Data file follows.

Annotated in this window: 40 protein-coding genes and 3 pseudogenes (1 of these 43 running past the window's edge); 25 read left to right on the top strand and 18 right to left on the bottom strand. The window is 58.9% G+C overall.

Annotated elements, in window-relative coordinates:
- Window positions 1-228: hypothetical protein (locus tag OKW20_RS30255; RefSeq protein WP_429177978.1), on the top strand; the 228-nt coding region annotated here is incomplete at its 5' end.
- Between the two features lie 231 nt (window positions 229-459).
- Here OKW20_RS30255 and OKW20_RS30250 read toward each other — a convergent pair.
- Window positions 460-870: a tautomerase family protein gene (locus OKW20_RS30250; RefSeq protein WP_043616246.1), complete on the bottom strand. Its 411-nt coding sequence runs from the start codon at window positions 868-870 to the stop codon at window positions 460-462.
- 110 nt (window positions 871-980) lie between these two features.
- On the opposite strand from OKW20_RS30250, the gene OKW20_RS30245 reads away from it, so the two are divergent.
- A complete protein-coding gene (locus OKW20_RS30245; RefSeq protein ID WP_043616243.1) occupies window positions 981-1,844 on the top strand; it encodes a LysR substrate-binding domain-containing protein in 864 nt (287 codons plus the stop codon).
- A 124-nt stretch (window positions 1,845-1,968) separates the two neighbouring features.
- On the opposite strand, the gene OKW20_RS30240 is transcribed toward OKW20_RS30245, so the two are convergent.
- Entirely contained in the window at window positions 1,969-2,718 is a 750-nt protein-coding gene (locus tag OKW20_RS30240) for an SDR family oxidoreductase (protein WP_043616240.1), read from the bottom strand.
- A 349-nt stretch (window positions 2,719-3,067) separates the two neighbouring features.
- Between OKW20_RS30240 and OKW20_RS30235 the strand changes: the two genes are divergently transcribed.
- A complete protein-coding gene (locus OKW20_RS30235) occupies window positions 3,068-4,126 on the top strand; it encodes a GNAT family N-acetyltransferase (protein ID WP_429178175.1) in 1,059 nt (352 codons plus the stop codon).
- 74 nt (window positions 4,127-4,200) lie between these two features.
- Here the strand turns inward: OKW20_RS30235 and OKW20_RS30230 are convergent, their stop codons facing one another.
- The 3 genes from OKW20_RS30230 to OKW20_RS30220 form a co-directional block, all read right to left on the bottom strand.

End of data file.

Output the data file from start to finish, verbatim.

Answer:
Annotated in this window: 40 protein-coding genes and 3 pseudogenes (1 of these 43 running past the window's edge); 25 read left to right on the top strand and 18 right to left on the bottom strand. The window is 58.9% G+C overall.

Annotated elements, in window-relative coordinates:
- Window positions 1-228: hypothetical protein (locus tag OKW20_RS30255; RefSeq protein WP_429177978.1), on the top strand; the 228-nt coding region annotated here is incomplete at its 5' end.
- Between the two features lie 231 nt (window positions 229-459).
- Here OKW20_RS30255 and OKW20_RS30250 read toward each other — a convergent pair.
- Window positions 460-870: a tautomerase family protein gene (locus OKW20_RS30250; RefSeq protein WP_043616246.1), complete on the bottom strand. Its 411-nt coding sequence runs from the start codon at window positions 868-870 to the stop codon at window positions 460-462.
- 110 nt (window positions 871-980) lie between these two features.
- On the opposite strand from OKW20_RS30250, the gene OKW20_RS30245 reads away from it, so the two are divergent.
- A complete protein-coding gene (locus OKW20_RS30245; RefSeq protein ID WP_043616243.1) occupies window positions 981-1,844 on the top strand; it encodes a LysR substrate-binding domain-containing protein in 864 nt (287 codons plus the stop codon).
- A 124-nt stretch (window positions 1,845-1,968) separates the two neighbouring features.
- On the opposite strand, the gene OKW20_RS30240 is transcribed toward OKW20_RS30245, so the two are convergent.
- Entirely contained in the window at window positions 1,969-2,718 is a 750-nt protein-coding gene (locus tag OKW20_RS30240) for an SDR family oxidoreductase (protein WP_043616240.1), read from the bottom strand.
- A 349-nt stretch (window positions 2,719-3,067) separates the two neighbouring features.
- Between OKW20_RS30240 and OKW20_RS30235 the strand changes: the two genes are divergently transcribed.
- A complete protein-coding gene (locus OKW20_RS30235) occupies window positions 3,068-4,126 on the top strand; it encodes a GNAT family N-acetyltransferase (protein ID WP_429178175.1) in 1,059 nt (352 codons plus the stop codon).
- 74 nt (window positions 4,127-4,200) lie between these two features.
- Here the strand turns inward: OKW20_RS30235 and OKW20_RS30230 are convergent, their stop codons facing one another.
- The 3 genes from OKW20_RS30230 to OKW20_RS30220 form a co-directional block, all read right to left on the bottom strand.